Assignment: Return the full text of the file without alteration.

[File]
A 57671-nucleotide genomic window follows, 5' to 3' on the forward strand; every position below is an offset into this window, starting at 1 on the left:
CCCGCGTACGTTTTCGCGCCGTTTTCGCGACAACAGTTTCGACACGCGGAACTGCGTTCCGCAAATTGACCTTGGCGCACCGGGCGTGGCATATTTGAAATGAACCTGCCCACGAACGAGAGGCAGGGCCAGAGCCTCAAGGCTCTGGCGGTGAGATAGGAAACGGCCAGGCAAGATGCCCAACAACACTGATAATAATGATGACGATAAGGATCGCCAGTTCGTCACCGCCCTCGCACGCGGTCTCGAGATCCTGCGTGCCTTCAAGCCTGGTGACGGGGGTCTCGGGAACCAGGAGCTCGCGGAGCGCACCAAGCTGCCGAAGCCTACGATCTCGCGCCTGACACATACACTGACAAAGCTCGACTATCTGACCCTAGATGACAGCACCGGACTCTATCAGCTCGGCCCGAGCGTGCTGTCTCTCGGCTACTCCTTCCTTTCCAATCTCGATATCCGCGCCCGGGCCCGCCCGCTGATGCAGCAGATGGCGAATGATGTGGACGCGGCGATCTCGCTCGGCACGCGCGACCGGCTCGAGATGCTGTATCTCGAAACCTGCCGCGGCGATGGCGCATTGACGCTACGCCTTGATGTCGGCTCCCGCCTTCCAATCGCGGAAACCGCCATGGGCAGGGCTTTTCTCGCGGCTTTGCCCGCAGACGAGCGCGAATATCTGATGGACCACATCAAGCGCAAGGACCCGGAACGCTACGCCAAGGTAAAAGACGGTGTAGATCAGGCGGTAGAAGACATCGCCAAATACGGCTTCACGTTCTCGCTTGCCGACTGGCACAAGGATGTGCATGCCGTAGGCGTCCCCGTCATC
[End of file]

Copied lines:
A 57671-nucleotide genomic window follows, 5' to 3' on the forward strand; every position below is an offset into this window, starting at 1 on the left:
CCCGCGTACGTTTTCGCGCCGTTTTCGCGACAACAGTTTCGACACGCGGAACTGCGTTCCGCAAATTGACCTTGGCGCACCGGGCGTGGCATATTTGAAATGAACCTGCCCACGAACGAGAGGCAGGGCCAGAGCCTCAAGGCTCTGGCGGTGAGATAGGAAACGGCCAGGCAAGATGCCCAACAACACTGATAATAATGATGACGATAAGGATCGCCAGTTCGTCACCGCCCTCGCACGCGGTCTCGAGATCCTGCGTGCCTTCAAGCCTGGTGACGGGGGTCTCGGGAACCAGGAGCTCGCGGAGCGCACCAAGCTGCCGAAGCCTACGATCTCGCGCCTGACACATACACTGACAAAGCTCGACTATCTGACCCTAGATGACAGCACCGGACTCTATCAGCTCGGCCCGAGCGTGCTGTCTCTCGGCTACTCCTTCCTTTCCAATCTCGATATCCGCGCCCGGGCCCGCCCGCTGATGCAGCAGATGGCGAATGATGTGGACGCGGCGATCTCGCTCGGCACGCGCGACCGGCTCGAGATGCTGTATCTCGAAACCTGCCGCGGCGATGGCGCATTGACGCTACGCCTTGATGTCGGCTCCCGCCTTCCAATCGCGGAAACCGCCATGGGCAGGGCTTTTCTCGCGGCTTTGCCCGCAGACGAGCGCGAATATCTGATGGACCACATCAAGCGCAAGGACCCGGAACGCTACGCCAAGGTAAAAGACGGTGTAGATCAGGCGGTAGAAGACATCGCCAAATACGGCTTCACGTTCTCGCTTGCCGACTGGCACAAGGATGTGCATGCCGTAGGCGTCCCCGTCATC